2017 is chance 'for us to blow open school choice opportunities,' GOP lawmakers say
Ardent school choice supporters who are in charge of K-12 education policy and spending in the Florida House say 2017 is their year and they don't aim to waste it.
"It's a wonderful foundation that we've created in Florida" for school choice, House education committee chairman Michael Bileca, R-Miami, said Thursday. "That foundation, we can't take for granted; that foundation is an envy of the rest of the country, where they point to us. It's incumbent upon us to understand and appreciate this platform but not be satisfied with it -- not be satisfied with incremental opportunities for our kids but really be focused on transformational opportunities."
House Pre-K-12 education budget chairman Manny Diaz Jr., R-Hialeah, agreed: "What you're seeing right now is an opportunity for us to really blow open some of those school choice opportunities, blow open some of those opportunities that may be outside the box that everyone is always trying to block."
Bileca and Diaz were both featured speakers Thursday at a luncheon in honor of National School Choice Week put on by the James Madison Institute in Tallahassee, a public policy research organization that advocates for school choice education policies.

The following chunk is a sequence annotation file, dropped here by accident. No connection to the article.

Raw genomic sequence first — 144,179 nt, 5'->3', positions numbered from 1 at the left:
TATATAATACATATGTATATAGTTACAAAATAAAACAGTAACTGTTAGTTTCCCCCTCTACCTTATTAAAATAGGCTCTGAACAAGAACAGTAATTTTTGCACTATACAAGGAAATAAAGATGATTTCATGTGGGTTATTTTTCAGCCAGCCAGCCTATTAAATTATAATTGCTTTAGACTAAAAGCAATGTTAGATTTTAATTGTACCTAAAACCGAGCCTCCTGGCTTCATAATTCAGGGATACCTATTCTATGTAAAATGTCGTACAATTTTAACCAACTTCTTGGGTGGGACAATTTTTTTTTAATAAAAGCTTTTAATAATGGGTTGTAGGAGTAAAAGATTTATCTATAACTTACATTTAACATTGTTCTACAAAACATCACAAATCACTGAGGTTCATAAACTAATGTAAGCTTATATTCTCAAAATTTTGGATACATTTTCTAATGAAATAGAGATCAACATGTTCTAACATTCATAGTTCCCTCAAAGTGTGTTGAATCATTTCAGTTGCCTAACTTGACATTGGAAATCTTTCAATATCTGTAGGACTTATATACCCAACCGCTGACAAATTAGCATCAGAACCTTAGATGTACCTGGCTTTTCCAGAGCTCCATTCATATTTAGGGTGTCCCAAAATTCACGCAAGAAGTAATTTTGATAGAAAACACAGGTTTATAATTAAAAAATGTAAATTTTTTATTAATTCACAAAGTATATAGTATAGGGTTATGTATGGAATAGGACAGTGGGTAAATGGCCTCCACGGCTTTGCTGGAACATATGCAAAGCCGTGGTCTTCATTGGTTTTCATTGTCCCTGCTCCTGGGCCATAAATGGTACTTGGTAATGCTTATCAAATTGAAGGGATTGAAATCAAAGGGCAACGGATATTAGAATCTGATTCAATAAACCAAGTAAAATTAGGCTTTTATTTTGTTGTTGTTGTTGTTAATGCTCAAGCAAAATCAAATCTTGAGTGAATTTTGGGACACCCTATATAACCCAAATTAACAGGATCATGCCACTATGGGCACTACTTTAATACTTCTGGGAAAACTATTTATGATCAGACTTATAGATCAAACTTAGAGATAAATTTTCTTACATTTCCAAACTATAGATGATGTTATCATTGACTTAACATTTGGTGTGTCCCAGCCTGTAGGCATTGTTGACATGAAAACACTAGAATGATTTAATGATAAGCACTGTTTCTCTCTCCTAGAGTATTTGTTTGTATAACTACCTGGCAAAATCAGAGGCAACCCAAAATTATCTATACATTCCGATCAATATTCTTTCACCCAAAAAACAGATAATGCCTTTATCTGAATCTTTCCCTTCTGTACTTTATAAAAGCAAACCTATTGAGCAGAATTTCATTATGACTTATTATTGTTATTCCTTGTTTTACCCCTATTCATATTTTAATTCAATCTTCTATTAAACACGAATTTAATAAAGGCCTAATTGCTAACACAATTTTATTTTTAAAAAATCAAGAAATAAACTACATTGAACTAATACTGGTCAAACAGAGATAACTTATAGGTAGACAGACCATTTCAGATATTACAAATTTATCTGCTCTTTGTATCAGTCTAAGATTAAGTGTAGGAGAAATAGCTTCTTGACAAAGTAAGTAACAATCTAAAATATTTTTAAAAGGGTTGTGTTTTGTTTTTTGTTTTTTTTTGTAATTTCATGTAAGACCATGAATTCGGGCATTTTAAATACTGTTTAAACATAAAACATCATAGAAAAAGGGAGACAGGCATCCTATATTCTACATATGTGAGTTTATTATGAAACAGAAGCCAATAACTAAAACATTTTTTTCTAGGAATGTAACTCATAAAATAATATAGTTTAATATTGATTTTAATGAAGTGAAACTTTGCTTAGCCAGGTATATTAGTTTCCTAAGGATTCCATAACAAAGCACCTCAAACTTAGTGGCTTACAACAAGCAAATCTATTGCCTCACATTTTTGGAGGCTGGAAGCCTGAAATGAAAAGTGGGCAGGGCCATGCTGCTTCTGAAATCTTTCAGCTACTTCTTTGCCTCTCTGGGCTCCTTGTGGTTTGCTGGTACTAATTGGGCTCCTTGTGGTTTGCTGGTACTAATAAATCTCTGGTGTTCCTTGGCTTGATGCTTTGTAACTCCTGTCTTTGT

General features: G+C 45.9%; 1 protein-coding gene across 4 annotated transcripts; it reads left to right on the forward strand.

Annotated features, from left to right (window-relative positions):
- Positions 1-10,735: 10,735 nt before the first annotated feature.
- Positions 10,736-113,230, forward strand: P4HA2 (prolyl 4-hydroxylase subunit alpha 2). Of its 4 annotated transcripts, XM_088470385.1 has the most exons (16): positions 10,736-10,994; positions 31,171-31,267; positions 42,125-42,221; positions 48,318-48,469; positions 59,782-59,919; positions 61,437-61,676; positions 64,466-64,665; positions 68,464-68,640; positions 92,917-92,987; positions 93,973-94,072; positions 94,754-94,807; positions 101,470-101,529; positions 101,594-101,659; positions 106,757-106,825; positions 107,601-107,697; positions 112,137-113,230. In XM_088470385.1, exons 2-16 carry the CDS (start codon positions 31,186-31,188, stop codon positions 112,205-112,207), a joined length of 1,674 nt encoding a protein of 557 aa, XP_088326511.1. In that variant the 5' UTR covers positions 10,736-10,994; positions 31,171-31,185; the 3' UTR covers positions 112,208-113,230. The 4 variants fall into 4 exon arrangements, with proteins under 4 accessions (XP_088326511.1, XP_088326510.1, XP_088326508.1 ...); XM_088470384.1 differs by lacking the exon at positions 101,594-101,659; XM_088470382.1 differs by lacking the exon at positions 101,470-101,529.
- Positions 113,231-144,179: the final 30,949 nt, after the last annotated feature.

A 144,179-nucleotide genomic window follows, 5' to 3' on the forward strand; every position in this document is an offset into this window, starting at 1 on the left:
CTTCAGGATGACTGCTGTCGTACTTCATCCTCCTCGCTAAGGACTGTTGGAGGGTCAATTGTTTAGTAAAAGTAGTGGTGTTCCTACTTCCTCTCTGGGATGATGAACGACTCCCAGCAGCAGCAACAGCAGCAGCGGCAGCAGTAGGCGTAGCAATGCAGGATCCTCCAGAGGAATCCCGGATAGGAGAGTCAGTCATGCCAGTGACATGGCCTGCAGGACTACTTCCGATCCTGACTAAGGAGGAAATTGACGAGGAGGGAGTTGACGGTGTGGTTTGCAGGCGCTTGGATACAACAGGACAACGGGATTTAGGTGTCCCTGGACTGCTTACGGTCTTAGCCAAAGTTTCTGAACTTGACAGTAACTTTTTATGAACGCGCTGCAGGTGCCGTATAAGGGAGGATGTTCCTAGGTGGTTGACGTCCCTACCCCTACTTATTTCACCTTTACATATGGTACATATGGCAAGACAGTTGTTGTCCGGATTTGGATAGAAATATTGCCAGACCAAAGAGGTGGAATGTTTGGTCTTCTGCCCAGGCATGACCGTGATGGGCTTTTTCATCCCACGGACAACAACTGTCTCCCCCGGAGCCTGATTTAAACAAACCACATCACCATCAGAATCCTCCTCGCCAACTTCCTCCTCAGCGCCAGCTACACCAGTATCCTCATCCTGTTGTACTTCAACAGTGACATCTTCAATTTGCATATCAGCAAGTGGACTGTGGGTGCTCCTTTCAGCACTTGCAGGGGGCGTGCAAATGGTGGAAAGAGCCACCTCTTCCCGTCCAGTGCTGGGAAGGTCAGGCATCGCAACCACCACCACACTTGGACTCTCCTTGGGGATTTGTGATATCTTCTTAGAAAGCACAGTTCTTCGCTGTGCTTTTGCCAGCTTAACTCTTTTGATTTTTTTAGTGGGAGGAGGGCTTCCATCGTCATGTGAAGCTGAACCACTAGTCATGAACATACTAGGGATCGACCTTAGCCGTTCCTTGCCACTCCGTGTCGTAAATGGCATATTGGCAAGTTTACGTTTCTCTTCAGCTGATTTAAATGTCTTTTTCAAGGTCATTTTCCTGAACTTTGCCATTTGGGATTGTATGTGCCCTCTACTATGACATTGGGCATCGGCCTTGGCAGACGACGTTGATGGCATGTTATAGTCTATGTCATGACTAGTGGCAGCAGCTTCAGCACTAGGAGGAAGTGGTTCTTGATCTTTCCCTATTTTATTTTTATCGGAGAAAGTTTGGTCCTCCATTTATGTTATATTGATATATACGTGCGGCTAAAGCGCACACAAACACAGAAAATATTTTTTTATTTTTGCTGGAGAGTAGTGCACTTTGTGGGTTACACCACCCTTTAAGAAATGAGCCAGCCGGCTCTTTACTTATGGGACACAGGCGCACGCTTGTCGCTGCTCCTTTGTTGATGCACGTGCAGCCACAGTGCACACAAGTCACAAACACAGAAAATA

Diaz joked that it's not often he gets to speak to such an amenable crowd, since school choice remains such a polarizing issue in Florida. And he predicted "large opposition" ahead for future changes Florida House Republicans want to implement under the leadership of Speaker Richard Corcoran, a Land O'Lakes Republican who himself is a passionate supporter of school choice.
"It always bothers somebody in the status quo and they always want to protect it and give you excuses why you can't do it," Diaz said. "But guess what? Those excuses are always about the institutions and the organizations and never about the kids and never about freedom and never about opportunity."
Among the policy priorities for this upcoming legislative session, Bileca said, is closing the state's achievement gap "regardless of school setting or educational setting."
"It's not OK that we have a chronic amount of schools that are perpetually in turnaround status," Bileca said. "We believe school choice is a vital component in this discussion, and we believe there are wonderful models out there -- both within the state and outside the state -- that bring to bear that we don't have to accept that the achievement gap exists, we don't have to accept that we can't erase the negative affects of poverty on our kids in an educational setting."
JMI President and CEO Bob McClure said "there's a lot to celebrate" during this year's National School Choice Week -- particularly because of what he called the "incredible victory" by school choice advocates in a recent court fight over the state's controversial Tax Credit Scholarship program. (The conflict ended last week when the Florida Supreme Court rejected an appeal by Florida's largest teachers union, which had sought to challenge the program's constitutionality.)
School choice "is simply about opportunities for families to make the best decisions for their children," McClure said. "There is no political agenda in that."
However, the debate about school choice remains divisive and, in the Capitol, it's generally along partylines -- as Republicans fight for more choice including at-times controversial elements, like for-profit charter schools, and Democrats argue that educational choice shouldn't come at the expense of traditional public schools.